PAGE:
Wednesday, February 23, 2011

Teresa Margolles

"Now I won't show the physical horror, but silence. I have tried to clean my pieces and speak with the minimum amount of elements."

37 cuerpos / 37 Bodies [2007]
Thread / Remnants of threads used after the autopsy to sew up bodies of persons who have suffered a violent death. Each thread represents a body, Length 1240 cm, Courtesy of the artist and Galerie Peter Kilchmann, Zurich.

Tarjetas para picar cocaina

"I would give addicts these cards, and when they turned them around they would see the mage of this dead body. This shows that the consumer is also part of this circle. You don't feel responsible of (for) this death, but you are part of this chain of death."


"This is a tongue that belonged to an adolescent that was murdered. This body was going to be given to the morgue. I showed his Mom my work and said to his Mom the tongue of her son could speak for a lot adolescents that had been killed in Mexico."

"A morgue for me is a thermometer of a society. What happens inside a morgue is what happens outside. The way people die show me what is happening in the city. The morgue in Brasil was full of children, and the morgue in Mexico City was full of bodies that had not been identified, because there is not enough resources to cover a funeral."

On The Air [2003]

"Each bubble is a body."

In the main hall of the museum, soap bubbles are churned into the air by machines. An installation of ethereal beauty, En el aire (2003), turns on us with shocking vengeance when we learn that the water in these soap bubbles comes from the morgue and has been used to clean dead bodies prior to autopsy. For the spectator, the fact that the water has been disinfected is no longer relevant. The difference between the soap bubble before and after the information as to the water’s origin is the difference between the living body and the dead one.

Like a horrifying return from death, the bubbles serve as reminders of life destroyed; at the same time, breaking on our skin, they confirm our own vitality: Whereas motifs of Vanitas traditionally remind us of our mortality, the work of Teresa Margolles reminds us that we are alive.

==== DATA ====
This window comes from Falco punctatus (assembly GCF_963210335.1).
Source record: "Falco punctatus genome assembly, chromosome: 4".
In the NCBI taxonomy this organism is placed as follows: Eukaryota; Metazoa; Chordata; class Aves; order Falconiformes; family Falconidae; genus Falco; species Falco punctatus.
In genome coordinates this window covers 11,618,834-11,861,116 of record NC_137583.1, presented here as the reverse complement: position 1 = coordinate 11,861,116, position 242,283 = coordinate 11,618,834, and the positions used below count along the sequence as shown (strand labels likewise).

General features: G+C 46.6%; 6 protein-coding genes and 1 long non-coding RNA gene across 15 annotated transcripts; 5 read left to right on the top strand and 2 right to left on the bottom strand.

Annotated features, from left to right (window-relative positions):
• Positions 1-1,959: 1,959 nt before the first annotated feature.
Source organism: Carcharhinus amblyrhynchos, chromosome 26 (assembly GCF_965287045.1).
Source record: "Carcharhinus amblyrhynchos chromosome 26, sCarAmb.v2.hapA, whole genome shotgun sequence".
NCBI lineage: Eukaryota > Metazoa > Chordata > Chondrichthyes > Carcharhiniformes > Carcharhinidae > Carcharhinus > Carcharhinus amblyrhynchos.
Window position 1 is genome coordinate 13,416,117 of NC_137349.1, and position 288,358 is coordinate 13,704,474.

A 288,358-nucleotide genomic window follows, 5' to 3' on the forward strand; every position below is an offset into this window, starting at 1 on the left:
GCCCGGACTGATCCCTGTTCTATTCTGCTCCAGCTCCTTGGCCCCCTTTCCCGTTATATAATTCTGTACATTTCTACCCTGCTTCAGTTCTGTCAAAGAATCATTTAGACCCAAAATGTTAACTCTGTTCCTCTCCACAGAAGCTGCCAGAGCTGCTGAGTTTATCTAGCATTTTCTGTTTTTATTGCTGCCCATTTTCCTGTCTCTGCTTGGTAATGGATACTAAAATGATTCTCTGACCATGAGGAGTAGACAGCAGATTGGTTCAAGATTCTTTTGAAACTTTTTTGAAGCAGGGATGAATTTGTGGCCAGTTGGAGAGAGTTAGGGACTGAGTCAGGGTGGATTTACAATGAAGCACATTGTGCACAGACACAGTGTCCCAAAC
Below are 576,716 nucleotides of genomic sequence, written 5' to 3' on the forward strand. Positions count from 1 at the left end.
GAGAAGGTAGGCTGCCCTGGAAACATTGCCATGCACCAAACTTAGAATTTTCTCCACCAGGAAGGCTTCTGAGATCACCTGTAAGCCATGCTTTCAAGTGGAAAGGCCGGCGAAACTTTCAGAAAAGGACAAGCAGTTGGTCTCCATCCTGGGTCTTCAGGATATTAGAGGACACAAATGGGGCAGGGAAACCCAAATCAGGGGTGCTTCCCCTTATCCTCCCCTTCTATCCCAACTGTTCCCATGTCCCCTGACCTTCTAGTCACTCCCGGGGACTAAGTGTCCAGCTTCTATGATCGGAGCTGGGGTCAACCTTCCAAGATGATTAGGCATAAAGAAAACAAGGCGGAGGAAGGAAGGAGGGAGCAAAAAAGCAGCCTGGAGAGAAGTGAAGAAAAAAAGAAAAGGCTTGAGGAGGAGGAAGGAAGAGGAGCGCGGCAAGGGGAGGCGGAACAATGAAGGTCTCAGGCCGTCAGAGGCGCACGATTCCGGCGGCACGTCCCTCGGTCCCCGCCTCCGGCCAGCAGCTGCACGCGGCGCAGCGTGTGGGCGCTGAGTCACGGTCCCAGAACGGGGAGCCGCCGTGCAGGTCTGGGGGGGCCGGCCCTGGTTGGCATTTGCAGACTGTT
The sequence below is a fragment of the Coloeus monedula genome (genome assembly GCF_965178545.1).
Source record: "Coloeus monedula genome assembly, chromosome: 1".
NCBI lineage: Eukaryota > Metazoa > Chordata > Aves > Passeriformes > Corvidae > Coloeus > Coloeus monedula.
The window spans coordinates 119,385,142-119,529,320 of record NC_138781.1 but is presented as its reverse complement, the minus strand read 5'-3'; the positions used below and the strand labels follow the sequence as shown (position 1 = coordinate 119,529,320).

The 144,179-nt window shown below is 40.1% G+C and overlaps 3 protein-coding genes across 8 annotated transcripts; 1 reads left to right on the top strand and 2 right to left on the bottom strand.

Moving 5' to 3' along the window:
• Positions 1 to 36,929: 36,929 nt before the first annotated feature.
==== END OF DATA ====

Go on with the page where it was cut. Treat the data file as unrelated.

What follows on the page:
¿De qué otra cosa podríamos hablar? / What Else Could We Talk About? Venice Biennale 2009

The works presented at the Mexican Pavilion are a subtle chronicle of the effects of a devilish international economy: the vicious circle of prohibition, addiction, accumulation, poverty, hatred and repression that transmogrifies the transgresive pleasures and puritan obsessions of the North into the South as Hell.

Due to the recent upsurge of violence in Mexico ─ according to the press, in 2008 more than 5000 people lost their lives in executions and shootings related to drug trafficking and its combat ─ Teresa Margolles’s work, that for almost two decades has concentrated in the exploration of the artistic possibilities of human remains, has put an increasing emphasis in the meditation on violent death and its victims.

Margolles most recent work involve a subtle and moving chronicle of the pervasive economy of death that plagues the north of Mexico.

¿De qué otra cosa podríamos hablar? will be a narrative based on tactics of contamination and material actions, which will seek to emotional and intellectually involve the visitors in the issues surrounding the way violence and the current global economy involve the effective declaration of whole generations of individuals as a virtually disposable social class, trapped in between the perverse logic of criminality, capitalism and prohibition. The Pavillion project will be accompanied by a number of public actions which will extend the concept of her participation to the venues of the Venice Biennale and the city.


"[Margolles] interrupts the art space by bringing in these materials that are really charged, which traces the relationship between death and power. It's about necropolitics, and the eruption of necropolitics in the art sphere."
Cuauhtémoc Medina Gonzalez, curator of the Mexico Pavillion at the venice Biennale 2009. [cited at Intersections – Daniel Hernandez.]


21 Scores Settled / Malverde's Jewelry

"There are a total of 21 “Score Settlings,” 21 pieces of jewelry - rings, bracelets, bangles, pendants, earrings, etc. - that Teresa Margolles had made at Joyería Anne in the Rafael Buelna market, a place situated in downtown Culiacán, where small establishments supply all sorts of accessories to low-income people. This location abets and is a venue for drug trafficking.

In an exercise of displacement, far from the noisy streets with its masses, the artist presented this series in November 2008 at the Galería Salvador Díaz in Madrid and at Art Positions - Art Basel Miami Beach in December of the same year. The pieces of jewelry were exhibited in a solemn, dark, even elegant, atmosphere; each piece occupied a dramatically lit black pedestal showcase. On this occasion, the artist’s intervention consisted of generating a collection of glass fragments that she took from crime scenes and later used to replace precious stones in pieces of jewelry. Thus, Malverde’s “glow” is, curiously, ill gotten. It is the result of a tragedy that Mexican politicians have called: 'The fight against organized crime.'"

Positions 08 Art Basel Miami 2008


In using the resources and effects of the Sinaloan drug trade, producing the jewellery via businesses that depend on and service the drug economy, as well as the figure of the narco saint Jesus Malverde and then placing/selling it within the commercial art world, it might be said that Margolles is 'infecting' the art market with the drug economy – implicating the narco dollars operating inside the Art World.



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